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6 reasons not to give your baby a pacifier

In addition to ensuring breastfeeding – and, consequently, the baby’s survival -, sucking is something natural to the baby since he is in the mother’s uterus, even many ultrasounds show, for example, babies sucking their thumb. In addition, the sucking movement also promotes the release of endorphins, which are directly related to the child’s sense of pleasure and well-being.

The act of sucking on the mother’s breast is sufficient to satisfy the baby’s basic desire for sucking and, in addition, it is very important for the development of the jaw and other bones of the face, the muscles of mastication, dental occlusion and proper breathing. of child. However, it is a fact that the use of pacifiers, with the aim of “calming the baby”, has been passed on from generation to generation, and has become a cultural habit.

But when it comes to pacifiers, there are many doubts and contradictions. After all, should parents offer a pacifier to their baby or not? What health risks can it pose?

Tatiana Miranda, coordinator of the pediatric emergency department at Leforte Hospital, points out that the history of the pacifier dates back thousands of years. “Ancient writings from the 2nd and 4th centuries reference the use of sugared or honeyed objects for babies to suckle in order to soothe them. Over the years these objects have been refined to the way we know pacifiers today, but always with the same goal,” she says.

Are there any advantages to using a pacifier?

Tatiana highlights that, in special cases, there are advantages in using a pacifier:

  • Helps to anticipate the start of oral feeding in premature babies;
  • Helps reduce stress in babies during painful procedures (such as drawing blood, for example)
  • It can be used to stimulate sucking in children with neurological diseases.

Some studies even show a possible protective effect of pacifiers against sudden death in babies.

Tatiana points out, however, that this is quite controversial in the literature. “Some studies show that it reduces the risk of sudden death because the pacifier helps prevent the tongue from ‘falling’ backwards during sleep – which causes suffocation, which leads to sudden death,” she says.

On the other hand, explains the doctor, studies show that breastfeeding reduces the risk of sudden death in babies by 50%. “And since the pacifier reduces breastfeeding time, its use is also reported to increase sudden death,” she points out.

The pediatrician explains that the time the child usually uses the pacifier depends on the environment in which she lives, the family relationship with the child and with the pacifier. “It is recommended that if the child is going to use it (which most professionals discourage) that use should be up to one year of age,” she says.

6 reasons not to give your baby a pacifier

Tatiana points out that there are disadvantages in using a pacifier, as it can pose risks to the baby’s health.

Discover the main reasons why most professionals are against the use of pacifiers:

  1. It prevents the establishment of breastfeeding and induces weaning by being offered when the child cries;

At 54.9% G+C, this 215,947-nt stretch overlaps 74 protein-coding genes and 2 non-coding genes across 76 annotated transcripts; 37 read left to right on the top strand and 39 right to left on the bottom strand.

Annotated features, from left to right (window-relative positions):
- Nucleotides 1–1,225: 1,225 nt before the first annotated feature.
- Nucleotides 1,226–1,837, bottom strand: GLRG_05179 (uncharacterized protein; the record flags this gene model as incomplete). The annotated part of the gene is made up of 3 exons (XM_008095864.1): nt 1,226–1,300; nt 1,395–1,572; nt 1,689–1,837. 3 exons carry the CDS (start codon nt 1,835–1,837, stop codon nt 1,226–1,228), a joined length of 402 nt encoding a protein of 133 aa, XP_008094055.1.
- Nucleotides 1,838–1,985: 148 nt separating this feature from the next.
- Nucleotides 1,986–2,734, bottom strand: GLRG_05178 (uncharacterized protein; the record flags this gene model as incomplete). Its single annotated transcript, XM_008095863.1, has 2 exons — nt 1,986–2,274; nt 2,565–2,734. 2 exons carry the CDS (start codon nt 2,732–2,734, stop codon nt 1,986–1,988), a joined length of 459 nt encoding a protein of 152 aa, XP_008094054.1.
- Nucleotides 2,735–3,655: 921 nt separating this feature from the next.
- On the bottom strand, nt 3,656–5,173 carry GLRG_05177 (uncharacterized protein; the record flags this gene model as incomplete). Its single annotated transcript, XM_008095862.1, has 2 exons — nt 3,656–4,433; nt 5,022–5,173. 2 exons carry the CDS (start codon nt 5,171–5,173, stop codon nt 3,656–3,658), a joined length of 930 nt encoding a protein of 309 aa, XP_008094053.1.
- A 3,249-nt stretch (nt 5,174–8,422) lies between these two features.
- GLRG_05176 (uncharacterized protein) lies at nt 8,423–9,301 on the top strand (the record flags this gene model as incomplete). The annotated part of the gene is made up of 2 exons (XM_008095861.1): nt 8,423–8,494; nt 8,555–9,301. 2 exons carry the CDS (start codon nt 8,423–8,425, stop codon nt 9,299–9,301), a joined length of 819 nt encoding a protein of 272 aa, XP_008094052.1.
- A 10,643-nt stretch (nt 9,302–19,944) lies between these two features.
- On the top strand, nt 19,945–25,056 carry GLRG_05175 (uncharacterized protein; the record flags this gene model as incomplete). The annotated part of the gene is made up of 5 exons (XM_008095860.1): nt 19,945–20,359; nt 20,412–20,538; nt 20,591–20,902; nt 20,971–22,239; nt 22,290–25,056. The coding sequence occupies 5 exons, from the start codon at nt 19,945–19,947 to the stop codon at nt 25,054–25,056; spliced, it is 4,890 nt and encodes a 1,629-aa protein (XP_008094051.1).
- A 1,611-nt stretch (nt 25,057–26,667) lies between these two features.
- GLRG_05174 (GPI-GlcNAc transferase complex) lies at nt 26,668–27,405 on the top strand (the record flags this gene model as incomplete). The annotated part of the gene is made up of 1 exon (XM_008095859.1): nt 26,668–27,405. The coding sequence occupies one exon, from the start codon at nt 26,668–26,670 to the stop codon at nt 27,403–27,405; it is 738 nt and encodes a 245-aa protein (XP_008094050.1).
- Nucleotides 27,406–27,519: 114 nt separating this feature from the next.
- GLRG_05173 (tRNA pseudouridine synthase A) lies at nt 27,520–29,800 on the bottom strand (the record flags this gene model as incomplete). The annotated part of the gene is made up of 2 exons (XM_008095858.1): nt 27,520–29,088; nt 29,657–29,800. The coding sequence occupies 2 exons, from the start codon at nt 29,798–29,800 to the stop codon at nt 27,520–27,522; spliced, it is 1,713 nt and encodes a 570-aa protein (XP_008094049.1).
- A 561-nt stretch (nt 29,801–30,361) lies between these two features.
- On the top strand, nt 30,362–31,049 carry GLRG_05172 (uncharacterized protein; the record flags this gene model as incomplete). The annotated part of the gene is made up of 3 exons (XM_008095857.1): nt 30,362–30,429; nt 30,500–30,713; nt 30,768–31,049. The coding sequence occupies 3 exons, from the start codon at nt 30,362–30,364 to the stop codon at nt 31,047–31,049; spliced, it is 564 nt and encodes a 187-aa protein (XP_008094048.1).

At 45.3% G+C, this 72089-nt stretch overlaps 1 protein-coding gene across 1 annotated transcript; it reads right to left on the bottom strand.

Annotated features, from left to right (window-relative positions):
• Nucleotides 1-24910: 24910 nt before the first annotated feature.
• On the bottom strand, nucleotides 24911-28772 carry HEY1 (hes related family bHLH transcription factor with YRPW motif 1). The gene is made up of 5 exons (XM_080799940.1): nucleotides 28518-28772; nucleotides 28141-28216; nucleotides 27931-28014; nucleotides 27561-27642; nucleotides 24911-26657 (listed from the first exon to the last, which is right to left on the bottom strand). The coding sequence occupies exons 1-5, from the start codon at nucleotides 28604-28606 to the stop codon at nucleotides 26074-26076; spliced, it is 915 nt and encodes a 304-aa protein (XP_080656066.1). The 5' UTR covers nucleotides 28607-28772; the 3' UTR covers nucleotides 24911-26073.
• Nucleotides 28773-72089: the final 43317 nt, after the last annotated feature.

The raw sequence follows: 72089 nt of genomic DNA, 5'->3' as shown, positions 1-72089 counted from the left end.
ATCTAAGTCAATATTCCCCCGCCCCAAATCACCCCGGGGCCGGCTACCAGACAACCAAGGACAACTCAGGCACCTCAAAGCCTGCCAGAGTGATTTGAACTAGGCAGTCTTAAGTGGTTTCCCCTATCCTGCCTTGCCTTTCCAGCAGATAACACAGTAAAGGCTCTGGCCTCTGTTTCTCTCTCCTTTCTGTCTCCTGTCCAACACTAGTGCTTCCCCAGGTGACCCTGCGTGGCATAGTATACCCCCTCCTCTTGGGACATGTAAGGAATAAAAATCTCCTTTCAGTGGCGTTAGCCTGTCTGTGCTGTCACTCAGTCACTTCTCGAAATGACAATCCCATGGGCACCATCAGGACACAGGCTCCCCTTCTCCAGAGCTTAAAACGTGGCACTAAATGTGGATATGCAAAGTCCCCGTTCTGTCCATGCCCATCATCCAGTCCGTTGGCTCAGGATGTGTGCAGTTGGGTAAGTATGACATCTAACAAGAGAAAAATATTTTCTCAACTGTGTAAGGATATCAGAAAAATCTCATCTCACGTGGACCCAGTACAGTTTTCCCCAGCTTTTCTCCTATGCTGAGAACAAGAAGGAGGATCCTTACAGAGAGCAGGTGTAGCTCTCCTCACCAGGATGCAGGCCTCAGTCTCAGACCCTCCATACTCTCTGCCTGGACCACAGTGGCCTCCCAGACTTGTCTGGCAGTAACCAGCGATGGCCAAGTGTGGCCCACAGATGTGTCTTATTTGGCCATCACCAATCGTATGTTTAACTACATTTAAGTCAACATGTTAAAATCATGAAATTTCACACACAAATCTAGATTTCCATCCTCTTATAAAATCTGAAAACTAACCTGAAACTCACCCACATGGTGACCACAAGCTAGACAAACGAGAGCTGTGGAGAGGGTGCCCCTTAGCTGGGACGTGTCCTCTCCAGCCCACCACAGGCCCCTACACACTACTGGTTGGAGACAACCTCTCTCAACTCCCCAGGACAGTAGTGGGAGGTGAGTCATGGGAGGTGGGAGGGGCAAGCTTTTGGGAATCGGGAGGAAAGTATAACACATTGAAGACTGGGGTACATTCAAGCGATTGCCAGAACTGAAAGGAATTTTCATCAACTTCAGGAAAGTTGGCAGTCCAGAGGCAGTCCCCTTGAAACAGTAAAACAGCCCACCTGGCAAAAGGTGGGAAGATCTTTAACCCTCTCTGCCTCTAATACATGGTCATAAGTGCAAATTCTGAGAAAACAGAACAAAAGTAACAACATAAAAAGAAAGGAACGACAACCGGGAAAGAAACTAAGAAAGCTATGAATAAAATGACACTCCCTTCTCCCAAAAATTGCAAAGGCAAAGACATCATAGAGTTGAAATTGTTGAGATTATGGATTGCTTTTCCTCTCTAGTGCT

2. It is responsible for the shorter duration of breastfeeding;
  3. May cause suffocation;
  4. It can cause poisoning or allergies;
  5. Increases the risk of caries, infections and parasites;
  6. It causes teething and speech problems, especially if its use is prolonged beyond 3 or 4 years.

Ways to soothe a baby without using a pacifier

Tatiana exposes the main ways to “reassure” a baby without offering him a pacifier:

  • Breastfeeding;
  • Offer affection;
  • “Nanar” the baby;
  • Try to figure out why he’s stressed and lessen that stress.

“A study also showed that the use of music associated with offering breast milk in the mouth of babies had a ‘calming’ effect superior to the use of a pacifier during painful procedures in hospital”, adds the pediatrician.

How to help the child let go of the pacifier?

Tatiana points out that the ideal is for the child to drop the pacifier alone. “Your need to suck something should naturally decrease as she grows,” she says. However, the pediatrician gives some tips that can help you in this process:

  • Keep an eye on it and when the baby wants the pacifier, provide something to replace it;
  • If the baby takes the pacifier when he’s bored, offer some more interesting activity, like a book to flip through, for example. Or, make funny faces to distract him;
  • If the child tends to put the pacifier in his mouth when he is worried or feeling insecure, help him to explain what he is feeling. Ask questions to find out what’s going on and comfort her in other ways – with kisses and hugs, for example.

Now you know the possible advantages and disadvantages of using a pacifier. It is worth mentioning that the Brazilian Society of Pediatrics recommends that parents clearly have this view of “pros and cons” in relation to this subject, so that, together with the baby’s pediatrician, they can make the best decision as to whether or not to offer the pacifier.

Tais Romanelli

Journalist graduated in 2009 (58808/SP), freelance writer since 2013, totally adept at working from home. Communicative, always full of topics to talk about and inspiration to write. Responsible at work and outside of it; dedicated to commitments and the people with whom she lives; in love with family, dogs, home, the sea, moments of tranquility and also excitement.

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